LOCHDOWN FLICKS: ESTATE PLANNING MOVIES THAT MIGHT COUNT AS CPD (BUT PROBABLY WON’T) – PART 1

Christian Chenu

Lockdown.

It means nothing if it doesn’t mean watching a lot of movies. And working from home. But mostly movies.

“Trust me, I’m a lawyer”

At Loch Legal, we’ve decided to see if the two can be combined. Over the coming weeks we’re going to explore our favourite movies as the means to illuminate important legal concepts and dispense some legal pro-tips.

Rest assured that this is not some shameless attempt to generate clicks. We hope that our approach will make learning fun, but we acknowledge the very real risk that by introducing legal teachings we may simply end up ruining the movie for everybody. Either way, it’s a risk we’re willing to take.

Of course, we’d love to take suggestions for movies going forward, but please note that our goal is to avoid John Grisham films at least until the new year.

Film: Grand Budapest Hotel – Specific Bequests and Why Codicils are Evil

We’ll start this week by looking at director Wes Anderson’s best movie, The Grand Budapest Hotel.

The plot concerns a hotel concierge, Monsieur Gustave H, a man of unflappable charm which he uses to ease his way into the hearts of his elderly guests.

One such client, the wealthy dowager Madame D, makes a specific bequest to Monsieur Gustave – the priceless painting ‘Boy with Apple’. Of course, Madame D soon meets with foul play. Her likely murderer is her nephew Dmitri, who believes ‘Boy with Apple’ to be his rightful inheritance.

[As a side note, apart from the estate planning issues discussed below, these facts also raise what is sometimes known as the ‘Slayer Rule’, but we’ll save that for when we study Knives Out.]

How does this relate to Estate Planning?

Pound for pound, The Grand Budapest Hotel’s will-reading scene contains more estate planning terminology than any other movie I can recall. According to the executor of Madame D’s estate, her last will and testament consists of “a general tontine in combination with 635 separate amendments, notations, corrections, letters of wishes and codicils.”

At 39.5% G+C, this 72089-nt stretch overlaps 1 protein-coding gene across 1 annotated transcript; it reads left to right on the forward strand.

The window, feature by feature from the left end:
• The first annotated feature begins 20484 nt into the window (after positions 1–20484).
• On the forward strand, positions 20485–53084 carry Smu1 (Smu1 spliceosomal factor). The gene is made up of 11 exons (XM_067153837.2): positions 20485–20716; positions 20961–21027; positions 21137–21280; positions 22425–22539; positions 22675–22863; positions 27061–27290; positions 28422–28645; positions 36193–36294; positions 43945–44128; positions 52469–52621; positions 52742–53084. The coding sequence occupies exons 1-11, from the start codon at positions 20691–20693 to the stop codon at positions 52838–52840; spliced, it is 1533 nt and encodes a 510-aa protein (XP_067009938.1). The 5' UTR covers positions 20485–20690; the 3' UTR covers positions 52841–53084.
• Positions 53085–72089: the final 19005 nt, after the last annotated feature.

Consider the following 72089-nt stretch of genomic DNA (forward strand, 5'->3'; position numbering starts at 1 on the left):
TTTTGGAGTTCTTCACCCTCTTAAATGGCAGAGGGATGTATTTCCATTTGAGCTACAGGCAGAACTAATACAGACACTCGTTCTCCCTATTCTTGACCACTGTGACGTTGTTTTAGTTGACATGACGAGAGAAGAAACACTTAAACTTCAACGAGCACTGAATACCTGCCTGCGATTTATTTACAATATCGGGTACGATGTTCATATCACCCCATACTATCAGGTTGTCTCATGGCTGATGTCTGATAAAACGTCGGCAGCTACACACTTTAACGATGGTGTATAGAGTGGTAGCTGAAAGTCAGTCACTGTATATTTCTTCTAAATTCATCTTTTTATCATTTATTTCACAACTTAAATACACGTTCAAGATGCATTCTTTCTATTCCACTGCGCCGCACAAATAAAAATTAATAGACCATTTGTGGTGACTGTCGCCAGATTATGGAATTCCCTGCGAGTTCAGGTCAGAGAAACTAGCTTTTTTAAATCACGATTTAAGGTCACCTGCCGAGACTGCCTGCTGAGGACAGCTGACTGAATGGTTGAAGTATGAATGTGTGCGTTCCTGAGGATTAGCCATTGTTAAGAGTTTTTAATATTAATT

The movie also includes other unforgiveable estate planning faux pas such as keeping a secret, hidden will, and a separate will-maker signing an unwitnessed testamentary document, written in pencil and transcribed by the sole beneficiary. This isn’t coherent estate planning; it’s a shambles.

If it’s important enough for a codicil, it’s important enough for a will

As with all good legal fights, much bloodshed occurs before the dispute over ‘Boy with Apple’ is finally resolved.

The specific bequest of the painting – the gift that caused all the trouble – was contained in a codicil. A codicil is a separate document that modifies an original will by making an amendment or an addition to the terms of the will. They are sometimes thought to be a quick and easy solution that allows a testator to make small changes to their wishes. In practice, however, a codicil provides no significant advantage over preparing an entirely new will. The signing requirements of both documents are the same and the costs are likely to be similar. Further, the prospects of procedural defects or disputes in general are unacceptably high.

Madame D would have been well advised to bypass entirely her final codicil, and indeed her 635 other amendments, notations, corrections and letters of wishes, by making a new will. This document would have revoked all of her previous testamentary documents, and provided a simple and definitive last will and testament.

In other words, if an issue is important enough to prompt a client to ask for a codicil, it’s important enough to justify a new will.

The Grand Budapest Hotel is now streaming on Disney+.

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